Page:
Gendered decision making?

Esther Anatolitis on the accountability of decision makers at Australia's major art institutions. 

(Please note this article contains strong language)

“State Museums represent the state sanctioned height of artistic merit and as such the data reveals how tradition and discrimination hide within the notion of artistic excellence and merit.”

In an important piece of research that exposes women’s under-representation across key sites of artistic recognition despite their sheer numbers, it is this statement that most strongly motivates my response – because I want to think about the power relations that it implies, and the ones that it obscures.

Elvis Richardson’s CoUNTess Blog has long been a reliable indicator of gender inequality in the visual arts – and, disappointingly, largely a lone voice. The typographic styling of “countess” is of course deliciously deliberate: she’s a lady counting cunts, and when she inevitably becomes irritating to those whose poor records she exposes, she becomes a bit of a cunt herself – and more power to her. Such regular research and reporting should not be left to what Elvis can get by trawling the publicly available data; there’s plenty more we ought to know and need to know so that we can get the full picture and take action. In this new CoUNTess Report, Elvis has enhanced the sophistication of the analysis, yet continues to draw only on “publicly available data collected from websites, exhibition catalogues, magazines and media.”

The reliance on public data doesn’t just limit the analysis to our having confidence in what’s reported. It also limits the analysis to the measures chosen by those institutions and by the bodies to which they report. And so we can readily learn about numbers and genders of artists exhibited, genders of key artistic staff, genders of artists whose work has won an award or been acquired by a gallery or museum.

But are those the best measures for understanding why the gender disparities still exist? There are so many steps between planning and presenting an exhibition, so many hurdles before being employed at a gallery or collected by a museum.

To understand gender disparity, I’d like to know: how many artist meetings are these institutions having each year? how many with female artists and how many with male? how many meetings are held with artists who are new to the institution? what kinds of relationships lead to such meetings? how far ahead are these institutions programming? and how does that correlate with gender balance? what proportion of invitations to exhibit are sent to female artists? how are they identified? is there a gender disparity in the numbers of artists who have portfolio websites with images and text easily accessible to curatorial and programming decision-makers? what prominence are (works by) male artists given in marketing materials, donor prospectuses, annual reports etc. compared with female artists? is there a sharp gender disparity among donors and patrons, as well as board members? on opening nights, what proportion of attending artists are female?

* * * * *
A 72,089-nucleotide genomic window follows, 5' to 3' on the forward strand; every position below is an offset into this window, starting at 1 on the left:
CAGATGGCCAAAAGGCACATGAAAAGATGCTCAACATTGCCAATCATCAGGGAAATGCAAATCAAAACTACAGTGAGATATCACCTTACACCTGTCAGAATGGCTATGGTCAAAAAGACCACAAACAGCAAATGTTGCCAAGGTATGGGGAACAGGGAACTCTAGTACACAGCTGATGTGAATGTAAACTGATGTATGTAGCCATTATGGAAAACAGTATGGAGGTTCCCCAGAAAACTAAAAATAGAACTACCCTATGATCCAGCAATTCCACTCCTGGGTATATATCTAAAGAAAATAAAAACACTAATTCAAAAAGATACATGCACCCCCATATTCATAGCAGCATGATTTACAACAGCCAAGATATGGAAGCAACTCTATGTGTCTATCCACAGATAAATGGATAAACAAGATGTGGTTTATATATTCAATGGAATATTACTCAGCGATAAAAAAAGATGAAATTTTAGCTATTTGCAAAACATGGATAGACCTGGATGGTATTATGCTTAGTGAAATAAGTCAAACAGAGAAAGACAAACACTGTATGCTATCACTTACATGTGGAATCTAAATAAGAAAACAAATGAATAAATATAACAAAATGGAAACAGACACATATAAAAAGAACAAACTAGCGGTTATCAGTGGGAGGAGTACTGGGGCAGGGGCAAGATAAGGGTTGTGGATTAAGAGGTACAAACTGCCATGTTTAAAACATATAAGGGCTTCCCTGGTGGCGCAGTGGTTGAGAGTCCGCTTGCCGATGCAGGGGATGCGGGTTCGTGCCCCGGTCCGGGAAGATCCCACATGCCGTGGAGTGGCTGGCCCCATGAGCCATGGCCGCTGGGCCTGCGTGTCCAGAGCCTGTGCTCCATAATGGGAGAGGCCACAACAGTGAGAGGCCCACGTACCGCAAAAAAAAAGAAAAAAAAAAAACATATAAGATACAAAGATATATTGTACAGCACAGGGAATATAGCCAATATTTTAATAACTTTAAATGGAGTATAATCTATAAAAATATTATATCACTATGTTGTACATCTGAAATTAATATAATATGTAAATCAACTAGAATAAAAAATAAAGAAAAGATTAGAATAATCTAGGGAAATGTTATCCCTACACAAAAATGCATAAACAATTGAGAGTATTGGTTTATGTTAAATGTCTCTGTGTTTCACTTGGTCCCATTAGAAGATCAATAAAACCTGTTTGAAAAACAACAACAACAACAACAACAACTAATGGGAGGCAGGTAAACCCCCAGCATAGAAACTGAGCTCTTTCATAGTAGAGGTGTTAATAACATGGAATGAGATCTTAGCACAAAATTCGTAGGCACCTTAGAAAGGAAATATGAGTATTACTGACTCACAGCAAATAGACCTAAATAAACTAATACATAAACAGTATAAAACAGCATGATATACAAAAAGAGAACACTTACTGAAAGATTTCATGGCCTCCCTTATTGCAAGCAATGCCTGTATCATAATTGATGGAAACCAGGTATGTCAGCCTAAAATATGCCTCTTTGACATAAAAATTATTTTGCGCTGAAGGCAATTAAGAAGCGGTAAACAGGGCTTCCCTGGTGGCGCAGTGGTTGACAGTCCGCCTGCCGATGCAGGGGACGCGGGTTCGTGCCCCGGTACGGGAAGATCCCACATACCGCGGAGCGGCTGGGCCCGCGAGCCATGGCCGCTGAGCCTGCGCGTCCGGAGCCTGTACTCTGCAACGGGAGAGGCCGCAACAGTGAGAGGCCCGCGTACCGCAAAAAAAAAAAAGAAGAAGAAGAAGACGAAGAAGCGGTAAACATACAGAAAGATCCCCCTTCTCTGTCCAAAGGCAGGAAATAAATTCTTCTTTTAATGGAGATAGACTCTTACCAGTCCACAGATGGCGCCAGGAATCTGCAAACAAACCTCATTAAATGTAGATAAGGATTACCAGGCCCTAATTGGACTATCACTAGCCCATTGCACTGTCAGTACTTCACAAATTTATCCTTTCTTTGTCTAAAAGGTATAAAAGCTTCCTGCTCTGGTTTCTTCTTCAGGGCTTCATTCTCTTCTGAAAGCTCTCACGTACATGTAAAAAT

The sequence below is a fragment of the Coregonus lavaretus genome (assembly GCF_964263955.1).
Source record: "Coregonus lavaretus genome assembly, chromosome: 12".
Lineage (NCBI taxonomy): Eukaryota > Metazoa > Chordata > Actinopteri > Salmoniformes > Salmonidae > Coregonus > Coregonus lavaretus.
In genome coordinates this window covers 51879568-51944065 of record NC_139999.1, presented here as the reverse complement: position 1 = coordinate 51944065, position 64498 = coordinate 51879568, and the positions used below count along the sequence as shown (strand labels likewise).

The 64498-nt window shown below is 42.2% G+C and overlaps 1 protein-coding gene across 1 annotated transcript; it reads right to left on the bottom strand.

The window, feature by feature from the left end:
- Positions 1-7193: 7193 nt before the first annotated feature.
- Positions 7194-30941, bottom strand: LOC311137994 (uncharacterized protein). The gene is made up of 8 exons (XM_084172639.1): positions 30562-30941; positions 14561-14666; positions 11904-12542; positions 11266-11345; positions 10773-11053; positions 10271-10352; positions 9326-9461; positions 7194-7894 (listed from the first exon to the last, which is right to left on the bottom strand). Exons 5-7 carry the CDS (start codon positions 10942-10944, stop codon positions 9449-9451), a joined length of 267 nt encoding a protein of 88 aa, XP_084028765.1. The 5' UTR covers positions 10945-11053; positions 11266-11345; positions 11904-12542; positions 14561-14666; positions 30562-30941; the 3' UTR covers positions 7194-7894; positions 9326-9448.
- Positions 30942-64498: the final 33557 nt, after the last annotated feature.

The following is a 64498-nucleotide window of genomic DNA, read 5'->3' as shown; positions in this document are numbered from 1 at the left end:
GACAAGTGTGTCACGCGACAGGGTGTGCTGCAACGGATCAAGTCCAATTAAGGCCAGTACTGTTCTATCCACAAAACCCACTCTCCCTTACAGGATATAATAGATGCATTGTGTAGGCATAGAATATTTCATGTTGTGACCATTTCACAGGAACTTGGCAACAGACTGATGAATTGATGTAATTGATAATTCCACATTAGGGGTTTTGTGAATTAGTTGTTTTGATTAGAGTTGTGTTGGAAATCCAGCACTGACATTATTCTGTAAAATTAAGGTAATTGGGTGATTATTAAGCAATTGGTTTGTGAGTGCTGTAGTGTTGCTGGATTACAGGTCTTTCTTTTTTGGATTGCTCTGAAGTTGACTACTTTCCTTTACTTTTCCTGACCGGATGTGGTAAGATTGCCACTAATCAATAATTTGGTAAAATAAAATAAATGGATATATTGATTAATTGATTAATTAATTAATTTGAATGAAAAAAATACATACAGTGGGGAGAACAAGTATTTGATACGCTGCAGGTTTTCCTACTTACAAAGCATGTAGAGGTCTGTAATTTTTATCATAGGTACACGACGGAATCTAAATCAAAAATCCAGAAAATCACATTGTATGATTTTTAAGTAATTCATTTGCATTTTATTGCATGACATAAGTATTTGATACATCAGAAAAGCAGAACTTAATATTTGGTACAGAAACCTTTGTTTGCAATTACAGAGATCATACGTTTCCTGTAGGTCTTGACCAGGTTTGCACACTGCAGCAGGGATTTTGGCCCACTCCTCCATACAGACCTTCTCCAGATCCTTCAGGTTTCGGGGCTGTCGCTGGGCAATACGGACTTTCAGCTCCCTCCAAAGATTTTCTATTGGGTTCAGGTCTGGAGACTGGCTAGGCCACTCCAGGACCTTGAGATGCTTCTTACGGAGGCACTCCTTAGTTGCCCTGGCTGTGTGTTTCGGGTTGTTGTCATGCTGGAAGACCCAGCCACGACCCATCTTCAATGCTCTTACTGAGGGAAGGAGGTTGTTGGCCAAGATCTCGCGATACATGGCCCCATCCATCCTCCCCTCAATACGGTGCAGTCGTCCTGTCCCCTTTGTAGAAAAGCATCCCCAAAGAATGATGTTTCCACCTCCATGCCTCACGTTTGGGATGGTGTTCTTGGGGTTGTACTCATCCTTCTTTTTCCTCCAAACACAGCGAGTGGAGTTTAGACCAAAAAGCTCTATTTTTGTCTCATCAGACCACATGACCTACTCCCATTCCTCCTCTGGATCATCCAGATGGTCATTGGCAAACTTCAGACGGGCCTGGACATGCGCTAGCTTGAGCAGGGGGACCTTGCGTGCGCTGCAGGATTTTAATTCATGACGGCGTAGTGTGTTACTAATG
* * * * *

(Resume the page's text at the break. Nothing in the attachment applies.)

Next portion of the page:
In brief, across every relevant context, who is making the decision to go with a male artist rather than a female artist? If it seems easier to the rushed decision-maker to choose a male artist, why is that? If it seems easier to the long-lead programmer to choose a male artist, why is that? On what basis are they making these decisions? Under what circumstances? And what would it take to shift that thinking?

Far too often, small and specific decisions that reinforce dominant power relations are made under banal circumstances. I do not imagine for a moment that there aren’t decision-makers with their own agendas, but in these difficult times, galleries large and small are highly motivated to do whatever it takes to differentiate themselves and attract numerous and loyal audiences, donors, patrons, sponsors and influential advocates. And feminism is getting hotter by the day.

For each expedience determined by a deadline-fuelled decision, for each action undertaken on the true or false assumption that that’s what the board or patrons or audiences would want, for each moment that inadvertent or blatant sexism isn’t called out, there is a breath to inhale, a conversation to reset, an ethics to unpack. And we are all responsible.

And so I return to that opening statement. Does the data reveal “how tradition and discrimination hide within the notion of artistic excellence and merit”? Or do “tradition and discrimination” belie the banalities of marketing schedules, donor development, acquisition drives, and all that non-artist-focused work which nonetheless tells an Australian cultural story? And how can we expose these moments? How might we count all of that instead?

State museums may represent a state-sanctioned view, but there is no state-sanctioned height of artistic merit. Only artists decide this. The relative success of the independent and artist-run galleries in addressing gender disparity is telling. If their processes are more elastic, if their networks are more responsive, if their conversations are more direct, then there’s plenty to be learnt by all institutions about artistic excellence and merit; and, of course, about how even the most banal decisions can power contemporary Australian feminism. Let’s CoUNT it up good.

Writer and curator Esther Anatolitis is Director of Regional Arts Victoria and a passionate advocate for the arts.